Thursday, August 20, 2015

Motivated by Stature

Many people measure their success by comparing themselves to others. If they are at the top of that food chain, they will feel a sense of superiority and will likely continue to do well with as much effort to preserve that. If they are at the middle or the bottom, they will likely withdraw over time as they’ll never be able to surpass those at the top.

Anything we do in our classrooms that feeds into that culture will ultimately harm all of our students. What is needed is a belief system where people are not defined by their class rank but where everyone, including those at the top, has potential to improve.

I made the decision this summer to switch to comments-only grading which I believe will help instill this belief. Students will no longer be able to compare their grades with other students to determine where they fit in this hierarchy. All students will be asked to extend their thinking, including my highest-performing students. However, quiz feedback is just one small aspect of everything I do in a classroom. I can’t help but wonder how many of the other interactions I have with students might imply that I value ability over effort.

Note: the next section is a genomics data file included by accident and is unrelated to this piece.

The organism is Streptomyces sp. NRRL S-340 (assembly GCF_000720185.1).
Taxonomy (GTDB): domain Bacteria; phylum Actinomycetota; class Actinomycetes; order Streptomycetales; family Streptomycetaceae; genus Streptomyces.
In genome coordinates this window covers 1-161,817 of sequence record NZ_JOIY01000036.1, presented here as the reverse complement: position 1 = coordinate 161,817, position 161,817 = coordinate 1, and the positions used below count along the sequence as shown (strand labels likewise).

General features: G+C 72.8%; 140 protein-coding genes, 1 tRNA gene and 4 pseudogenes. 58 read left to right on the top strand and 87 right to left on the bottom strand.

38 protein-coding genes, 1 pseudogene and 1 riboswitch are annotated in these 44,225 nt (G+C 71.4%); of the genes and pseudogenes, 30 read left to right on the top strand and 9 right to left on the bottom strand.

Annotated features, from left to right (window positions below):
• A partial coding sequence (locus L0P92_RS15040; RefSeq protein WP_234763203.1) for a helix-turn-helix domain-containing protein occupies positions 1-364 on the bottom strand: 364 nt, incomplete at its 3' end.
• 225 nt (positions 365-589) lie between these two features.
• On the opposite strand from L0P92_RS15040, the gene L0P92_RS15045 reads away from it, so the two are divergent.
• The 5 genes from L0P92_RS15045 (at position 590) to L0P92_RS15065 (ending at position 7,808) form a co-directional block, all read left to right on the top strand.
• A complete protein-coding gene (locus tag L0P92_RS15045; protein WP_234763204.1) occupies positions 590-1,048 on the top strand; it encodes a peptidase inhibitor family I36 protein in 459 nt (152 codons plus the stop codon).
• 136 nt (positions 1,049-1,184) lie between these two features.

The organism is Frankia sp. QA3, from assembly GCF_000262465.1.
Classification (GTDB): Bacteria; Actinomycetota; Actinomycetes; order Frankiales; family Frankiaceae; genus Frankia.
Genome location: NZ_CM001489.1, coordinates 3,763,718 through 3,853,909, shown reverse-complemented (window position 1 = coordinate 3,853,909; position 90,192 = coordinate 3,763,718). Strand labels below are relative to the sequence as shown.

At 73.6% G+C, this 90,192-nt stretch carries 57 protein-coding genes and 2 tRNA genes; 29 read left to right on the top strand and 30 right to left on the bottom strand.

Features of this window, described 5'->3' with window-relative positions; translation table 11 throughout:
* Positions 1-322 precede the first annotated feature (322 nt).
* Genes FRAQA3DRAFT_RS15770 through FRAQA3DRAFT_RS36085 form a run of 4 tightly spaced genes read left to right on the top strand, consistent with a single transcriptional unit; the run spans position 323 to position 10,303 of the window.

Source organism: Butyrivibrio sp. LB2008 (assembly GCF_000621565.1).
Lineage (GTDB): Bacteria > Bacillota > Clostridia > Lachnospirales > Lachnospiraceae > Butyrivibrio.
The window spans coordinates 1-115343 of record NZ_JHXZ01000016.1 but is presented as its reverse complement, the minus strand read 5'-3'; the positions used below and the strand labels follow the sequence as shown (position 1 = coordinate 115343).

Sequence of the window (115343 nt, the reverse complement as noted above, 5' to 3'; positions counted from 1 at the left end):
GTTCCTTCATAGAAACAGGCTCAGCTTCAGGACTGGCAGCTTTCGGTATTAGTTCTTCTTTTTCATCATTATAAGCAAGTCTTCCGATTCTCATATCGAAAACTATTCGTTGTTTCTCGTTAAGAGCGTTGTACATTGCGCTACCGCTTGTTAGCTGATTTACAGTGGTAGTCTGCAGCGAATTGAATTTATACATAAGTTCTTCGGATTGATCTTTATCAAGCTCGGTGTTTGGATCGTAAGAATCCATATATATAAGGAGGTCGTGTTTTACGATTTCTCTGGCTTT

My hope is that, throughout this coming school year, I will regularly reflect on how my interactions with students, which are often subtle, might help or hinder this outlook.

5 comments:

  1. Pretty sure I will be making the switch as well this year- at least concerning grade level content standards. Please keep us posted on how this goes for you! Most teachers do not have the freedom to decide this for themselves, so despite what the research shows I don't think it's a common practice.

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  2. I've been thinking about doing this too. However, doesn't your school require grades in the gradebook? How will you handle that? I'm very interested in what your thinking there. Thanks!

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    1. I will still put grades in our online gradebook. Students can access those grades later, but not in my classroom.

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